By the time that we docked at our last destination -- Skagway, Alaska -- the third stop in as many days, I was a bit disappointed. The reason was that I had booked an Alaskan four-glacier helicopter tour for the afternoon the ship was docked in Juneau. As it turned out, all air excursions were canceled due to low cloud cover. So, I hastily rebooked another air adventure -- a helicopter landing on one glacier -- before the excursion office closed on Wednesday afternoon. If things worked out, I would be on a morning flight to just one glacier at a little bit of a reduced rate, but with a bit more time spent on the glacier itself. That morning I steeled myself for what would be the third helicopter ride of my life, the first and second being airlifts out of the Grand Canyon. The bus picked up our party and we arrived in time to be one of the first six helicopter parties to fly out onto Mead Glacier, about 25 minutes flight away from the heliport. Because of my weight, I was chosen to sit in front of the vehicle, while the three ladies on the trip sat behind me. We followed the other five helicopters rising majestically in the air like proud birds rising above the landscape and then moving at breakneck speed some 2,000 feet above the Alaskan Inner Passage. Wow! What a ride! At such a height it is almost impossible to take in all of the beauty and splendor of the countryside, but it was nothing short of overwhelming. By the time we flew towards the incredible Mead Glacier and landed there, my senses were on overdrive. A glacier is a dirty place and, yet, the water that pours off of it is incredibly pure. I was actually able to drink glacier water while there, cupping my hands and making a perfect drinking cup to hold waters half a millenium old. It may not have been the Fountain of Youth, but it tasted very good, albeit very cold. By the time that our 25 minutes had been used up, we had been exposed to all manner of glacier features including the deep crevasses and moraines, which make the glaciers appear soiled because they carry much of the fine, powdery material that is deposited and moved along by the glaciers as they grind their way slowly downward. Glaciers are essentially frozen anvils of ice that move from high perches and make their way toward the sea, smoothing every in their paths. They are also moved along by small rivers of water that permeate the entire structure and lubricate the giant ice formations as they move ever slowly downward. While atop the Mead Glacier, I was able to view deep crevasses carved out by rivulets and streams of melting water that cut through the structure.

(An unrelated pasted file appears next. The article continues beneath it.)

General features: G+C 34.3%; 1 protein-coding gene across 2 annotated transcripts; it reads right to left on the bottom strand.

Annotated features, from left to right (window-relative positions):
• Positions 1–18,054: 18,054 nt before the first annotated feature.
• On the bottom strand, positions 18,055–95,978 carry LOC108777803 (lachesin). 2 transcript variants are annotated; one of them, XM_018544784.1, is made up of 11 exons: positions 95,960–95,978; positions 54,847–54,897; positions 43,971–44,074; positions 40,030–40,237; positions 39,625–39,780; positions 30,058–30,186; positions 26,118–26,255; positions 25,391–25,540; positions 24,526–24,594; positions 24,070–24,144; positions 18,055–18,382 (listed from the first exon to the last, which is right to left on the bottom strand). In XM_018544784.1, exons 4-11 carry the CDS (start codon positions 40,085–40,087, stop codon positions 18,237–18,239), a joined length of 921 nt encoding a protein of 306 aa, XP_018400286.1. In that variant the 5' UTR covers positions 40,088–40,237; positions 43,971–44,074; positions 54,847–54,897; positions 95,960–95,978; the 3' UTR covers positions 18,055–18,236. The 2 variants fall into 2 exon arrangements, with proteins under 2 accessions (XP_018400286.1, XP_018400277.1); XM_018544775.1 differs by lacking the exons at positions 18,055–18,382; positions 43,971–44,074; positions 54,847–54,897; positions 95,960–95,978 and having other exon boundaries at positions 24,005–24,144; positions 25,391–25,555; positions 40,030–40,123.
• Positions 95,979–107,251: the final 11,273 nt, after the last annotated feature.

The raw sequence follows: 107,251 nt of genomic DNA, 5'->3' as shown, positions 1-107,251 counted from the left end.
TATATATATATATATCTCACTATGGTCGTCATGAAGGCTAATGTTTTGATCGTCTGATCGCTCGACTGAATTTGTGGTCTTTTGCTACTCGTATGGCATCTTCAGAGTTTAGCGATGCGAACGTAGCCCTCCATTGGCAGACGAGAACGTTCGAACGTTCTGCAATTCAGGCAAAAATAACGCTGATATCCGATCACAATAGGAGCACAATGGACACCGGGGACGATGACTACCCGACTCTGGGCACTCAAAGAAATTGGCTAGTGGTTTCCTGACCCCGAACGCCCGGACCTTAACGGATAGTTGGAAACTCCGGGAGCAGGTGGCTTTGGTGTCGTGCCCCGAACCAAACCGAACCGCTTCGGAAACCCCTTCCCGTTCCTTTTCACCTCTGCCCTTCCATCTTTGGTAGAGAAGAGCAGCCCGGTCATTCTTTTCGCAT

Later that afternoon it was time for me to take the White Pass and Yukon Railroad, built just after the Yukon Gold Rush, the biggest gold rush ever known. The railroad constructed over the Chilkroot Pass was considered something of a modern marvel in that it reached heights only dreamed of by miners of the late 1890's. Althought the track is a smaller-than-normal gauge, the train that runs upon it is well managed and the picturesque sights along the way to the top and looking down towards the valley make for an incredible adventure. The track runs all the way into British Columbia, so everyone had to have their passports before driving back across the border into the United States after the train ride was over.The last part of our adventure consisted of stopping at Liarsville, a depiction of a Klondike gold village that would have been considered accurate back in the late 1890s. Several of the performers were quite fun to be around and afterwards we all panned for gold just like the hopeful miners did back in the day. On the way back we steeled ourselves for the final day of voyaging that would take us to the College Fjords, home of the biggest confluence of glaciers in the Alaska inner Passage, the next day.
Deep crevasses of blue hue mark all glaciers.
White Pass and Yukon Railroad moving up the railway.